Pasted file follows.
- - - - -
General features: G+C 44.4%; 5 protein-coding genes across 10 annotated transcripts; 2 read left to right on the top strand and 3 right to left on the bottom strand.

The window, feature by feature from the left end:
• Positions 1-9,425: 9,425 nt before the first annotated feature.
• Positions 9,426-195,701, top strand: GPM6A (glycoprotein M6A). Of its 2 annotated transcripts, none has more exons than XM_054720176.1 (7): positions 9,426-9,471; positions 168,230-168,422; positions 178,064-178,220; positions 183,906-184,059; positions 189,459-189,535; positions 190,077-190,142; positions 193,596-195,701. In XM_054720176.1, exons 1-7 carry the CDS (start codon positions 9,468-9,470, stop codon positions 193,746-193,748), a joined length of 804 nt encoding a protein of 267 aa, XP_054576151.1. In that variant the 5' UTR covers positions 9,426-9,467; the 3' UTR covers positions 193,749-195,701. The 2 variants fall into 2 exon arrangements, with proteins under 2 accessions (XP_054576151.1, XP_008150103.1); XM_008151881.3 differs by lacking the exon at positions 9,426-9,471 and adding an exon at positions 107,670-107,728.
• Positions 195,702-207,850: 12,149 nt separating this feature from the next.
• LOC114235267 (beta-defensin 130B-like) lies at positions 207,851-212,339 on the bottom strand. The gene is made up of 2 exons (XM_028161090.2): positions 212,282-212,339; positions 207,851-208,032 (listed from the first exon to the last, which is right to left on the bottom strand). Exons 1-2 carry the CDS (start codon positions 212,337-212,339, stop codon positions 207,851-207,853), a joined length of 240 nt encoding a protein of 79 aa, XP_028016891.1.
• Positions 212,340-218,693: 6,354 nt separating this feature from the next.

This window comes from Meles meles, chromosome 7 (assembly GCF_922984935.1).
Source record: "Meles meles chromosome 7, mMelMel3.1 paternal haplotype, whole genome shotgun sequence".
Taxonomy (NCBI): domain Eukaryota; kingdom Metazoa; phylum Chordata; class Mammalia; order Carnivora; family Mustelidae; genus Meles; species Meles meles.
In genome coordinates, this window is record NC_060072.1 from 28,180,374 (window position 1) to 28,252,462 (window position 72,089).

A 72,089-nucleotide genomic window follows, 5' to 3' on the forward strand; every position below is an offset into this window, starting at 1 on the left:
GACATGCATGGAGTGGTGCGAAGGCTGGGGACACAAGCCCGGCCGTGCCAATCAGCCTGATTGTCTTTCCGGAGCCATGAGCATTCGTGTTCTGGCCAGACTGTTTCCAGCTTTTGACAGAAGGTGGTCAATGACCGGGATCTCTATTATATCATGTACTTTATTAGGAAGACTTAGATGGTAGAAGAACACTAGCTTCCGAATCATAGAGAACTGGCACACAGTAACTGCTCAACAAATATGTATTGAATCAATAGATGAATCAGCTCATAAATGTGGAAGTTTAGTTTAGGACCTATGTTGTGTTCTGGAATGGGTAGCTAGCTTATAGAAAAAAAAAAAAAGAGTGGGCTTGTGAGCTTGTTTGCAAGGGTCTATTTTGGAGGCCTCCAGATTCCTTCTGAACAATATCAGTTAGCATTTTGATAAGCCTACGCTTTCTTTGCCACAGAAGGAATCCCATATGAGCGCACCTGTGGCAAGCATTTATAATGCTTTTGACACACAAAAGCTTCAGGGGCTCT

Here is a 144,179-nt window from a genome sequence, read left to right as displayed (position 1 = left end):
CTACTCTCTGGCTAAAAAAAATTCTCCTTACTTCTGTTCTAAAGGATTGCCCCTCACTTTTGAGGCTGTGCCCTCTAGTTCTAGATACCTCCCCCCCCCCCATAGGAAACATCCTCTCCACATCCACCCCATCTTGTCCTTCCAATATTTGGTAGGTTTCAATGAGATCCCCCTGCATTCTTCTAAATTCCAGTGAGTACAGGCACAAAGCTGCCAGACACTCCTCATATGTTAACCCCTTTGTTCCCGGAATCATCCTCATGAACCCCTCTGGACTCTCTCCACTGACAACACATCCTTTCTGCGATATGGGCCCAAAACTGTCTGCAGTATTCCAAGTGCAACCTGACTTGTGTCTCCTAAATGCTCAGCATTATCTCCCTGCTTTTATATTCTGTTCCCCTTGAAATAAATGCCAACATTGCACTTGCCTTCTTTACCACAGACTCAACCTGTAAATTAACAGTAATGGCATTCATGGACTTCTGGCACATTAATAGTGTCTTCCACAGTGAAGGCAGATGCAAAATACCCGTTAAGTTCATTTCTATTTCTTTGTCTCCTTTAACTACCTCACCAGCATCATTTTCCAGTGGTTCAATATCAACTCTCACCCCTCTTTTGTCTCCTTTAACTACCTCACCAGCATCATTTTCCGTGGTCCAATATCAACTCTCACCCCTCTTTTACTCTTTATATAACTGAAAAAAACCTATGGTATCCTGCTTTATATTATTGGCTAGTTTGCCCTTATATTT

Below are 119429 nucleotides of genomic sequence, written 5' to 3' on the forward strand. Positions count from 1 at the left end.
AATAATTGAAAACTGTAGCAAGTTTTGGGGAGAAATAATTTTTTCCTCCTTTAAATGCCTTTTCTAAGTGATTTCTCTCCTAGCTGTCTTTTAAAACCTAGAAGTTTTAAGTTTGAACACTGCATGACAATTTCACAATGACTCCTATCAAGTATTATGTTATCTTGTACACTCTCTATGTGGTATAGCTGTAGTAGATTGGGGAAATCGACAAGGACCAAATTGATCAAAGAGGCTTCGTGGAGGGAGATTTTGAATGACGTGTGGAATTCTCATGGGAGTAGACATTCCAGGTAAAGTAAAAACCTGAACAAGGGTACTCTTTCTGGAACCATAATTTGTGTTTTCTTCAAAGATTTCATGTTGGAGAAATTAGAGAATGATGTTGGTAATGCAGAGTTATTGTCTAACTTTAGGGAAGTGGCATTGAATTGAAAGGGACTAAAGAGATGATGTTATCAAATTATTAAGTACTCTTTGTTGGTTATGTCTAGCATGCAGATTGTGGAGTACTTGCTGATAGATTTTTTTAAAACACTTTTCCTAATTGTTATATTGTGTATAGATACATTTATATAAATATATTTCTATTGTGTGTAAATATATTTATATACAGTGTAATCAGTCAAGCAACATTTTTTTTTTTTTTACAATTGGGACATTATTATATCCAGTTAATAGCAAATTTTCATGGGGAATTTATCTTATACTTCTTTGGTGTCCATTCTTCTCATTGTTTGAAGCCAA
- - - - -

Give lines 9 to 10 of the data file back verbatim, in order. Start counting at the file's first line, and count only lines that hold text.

Source record: "Meles meles chromosome 7, mMelMel3.1 paternal haplotype, whole genome shotgun sequence".
Taxonomy (NCBI): domain Eukaryota; kingdom Metazoa; phylum Chordata; class Mammalia; order Carnivora; family Mustelidae; genus Meles; species Meles meles.